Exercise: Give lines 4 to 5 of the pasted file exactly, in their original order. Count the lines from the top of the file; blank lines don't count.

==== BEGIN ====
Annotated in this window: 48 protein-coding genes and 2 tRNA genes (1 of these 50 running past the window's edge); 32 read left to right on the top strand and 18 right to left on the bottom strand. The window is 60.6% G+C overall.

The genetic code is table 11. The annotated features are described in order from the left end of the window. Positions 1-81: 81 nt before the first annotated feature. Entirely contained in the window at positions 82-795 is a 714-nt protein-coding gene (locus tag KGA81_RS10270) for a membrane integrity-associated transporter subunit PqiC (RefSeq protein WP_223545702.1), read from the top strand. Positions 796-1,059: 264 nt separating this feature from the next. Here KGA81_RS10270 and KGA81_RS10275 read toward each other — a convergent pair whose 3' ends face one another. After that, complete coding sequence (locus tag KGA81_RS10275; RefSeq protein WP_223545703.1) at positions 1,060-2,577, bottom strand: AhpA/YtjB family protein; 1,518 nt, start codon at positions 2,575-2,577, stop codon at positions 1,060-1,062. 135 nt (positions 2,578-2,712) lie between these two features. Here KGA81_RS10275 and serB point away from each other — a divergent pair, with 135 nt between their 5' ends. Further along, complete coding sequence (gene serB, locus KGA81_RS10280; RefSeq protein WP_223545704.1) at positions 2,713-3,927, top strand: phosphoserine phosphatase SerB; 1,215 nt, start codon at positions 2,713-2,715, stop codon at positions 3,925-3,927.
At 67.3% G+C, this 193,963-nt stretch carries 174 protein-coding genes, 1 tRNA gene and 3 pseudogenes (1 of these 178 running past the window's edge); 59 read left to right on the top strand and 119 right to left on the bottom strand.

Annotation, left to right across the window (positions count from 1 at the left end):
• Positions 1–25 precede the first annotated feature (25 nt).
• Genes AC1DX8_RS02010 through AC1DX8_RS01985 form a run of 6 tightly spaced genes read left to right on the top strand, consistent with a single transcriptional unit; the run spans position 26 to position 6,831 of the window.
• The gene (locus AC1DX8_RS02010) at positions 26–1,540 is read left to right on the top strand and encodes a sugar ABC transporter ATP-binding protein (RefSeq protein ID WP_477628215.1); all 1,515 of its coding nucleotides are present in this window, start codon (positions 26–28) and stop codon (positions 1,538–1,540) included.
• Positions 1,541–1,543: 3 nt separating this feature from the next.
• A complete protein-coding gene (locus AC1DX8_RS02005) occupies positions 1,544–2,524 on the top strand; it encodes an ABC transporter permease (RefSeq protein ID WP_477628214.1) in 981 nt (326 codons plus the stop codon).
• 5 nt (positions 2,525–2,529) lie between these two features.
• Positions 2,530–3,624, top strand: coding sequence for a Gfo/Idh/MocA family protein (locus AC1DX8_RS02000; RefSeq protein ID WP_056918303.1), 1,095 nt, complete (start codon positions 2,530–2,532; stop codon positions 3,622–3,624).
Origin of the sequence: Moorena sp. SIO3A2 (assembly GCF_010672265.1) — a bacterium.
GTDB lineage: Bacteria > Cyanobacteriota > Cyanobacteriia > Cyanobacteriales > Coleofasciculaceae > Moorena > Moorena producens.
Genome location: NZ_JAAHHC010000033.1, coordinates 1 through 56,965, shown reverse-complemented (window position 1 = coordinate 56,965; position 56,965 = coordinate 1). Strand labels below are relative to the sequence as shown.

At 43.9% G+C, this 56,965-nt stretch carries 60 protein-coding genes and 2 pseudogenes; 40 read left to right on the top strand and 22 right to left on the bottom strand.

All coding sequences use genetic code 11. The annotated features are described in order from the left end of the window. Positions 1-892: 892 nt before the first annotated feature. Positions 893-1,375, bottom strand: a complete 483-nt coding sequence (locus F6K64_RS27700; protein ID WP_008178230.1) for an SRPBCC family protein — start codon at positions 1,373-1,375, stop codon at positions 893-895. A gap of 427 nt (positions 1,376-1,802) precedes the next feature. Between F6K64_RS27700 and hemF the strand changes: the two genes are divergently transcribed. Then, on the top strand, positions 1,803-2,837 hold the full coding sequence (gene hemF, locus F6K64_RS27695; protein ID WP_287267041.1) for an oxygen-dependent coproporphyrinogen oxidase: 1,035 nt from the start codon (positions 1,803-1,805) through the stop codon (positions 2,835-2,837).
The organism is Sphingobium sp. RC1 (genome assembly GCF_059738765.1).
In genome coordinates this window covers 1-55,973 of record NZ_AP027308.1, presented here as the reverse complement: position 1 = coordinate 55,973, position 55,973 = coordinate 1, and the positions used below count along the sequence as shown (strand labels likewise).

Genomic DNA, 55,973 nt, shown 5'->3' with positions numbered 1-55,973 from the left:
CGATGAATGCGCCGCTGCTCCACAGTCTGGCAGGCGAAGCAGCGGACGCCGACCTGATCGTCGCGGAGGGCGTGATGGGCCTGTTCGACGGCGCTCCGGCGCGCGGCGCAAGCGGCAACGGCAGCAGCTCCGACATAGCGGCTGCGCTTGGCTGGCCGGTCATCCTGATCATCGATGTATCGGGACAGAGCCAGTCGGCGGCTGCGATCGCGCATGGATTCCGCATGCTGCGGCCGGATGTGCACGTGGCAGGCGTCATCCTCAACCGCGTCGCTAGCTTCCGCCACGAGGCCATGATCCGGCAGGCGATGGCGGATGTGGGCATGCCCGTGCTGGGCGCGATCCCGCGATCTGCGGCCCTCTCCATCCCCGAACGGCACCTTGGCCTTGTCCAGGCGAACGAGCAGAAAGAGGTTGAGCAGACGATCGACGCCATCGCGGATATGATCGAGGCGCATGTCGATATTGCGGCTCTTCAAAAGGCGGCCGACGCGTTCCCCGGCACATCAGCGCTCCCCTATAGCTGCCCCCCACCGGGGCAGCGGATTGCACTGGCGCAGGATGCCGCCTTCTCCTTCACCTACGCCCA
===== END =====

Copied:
Annotation, left to right across the window (positions count from 1 at the left end):
• Positions 1–25 precede the first annotated feature (25 nt).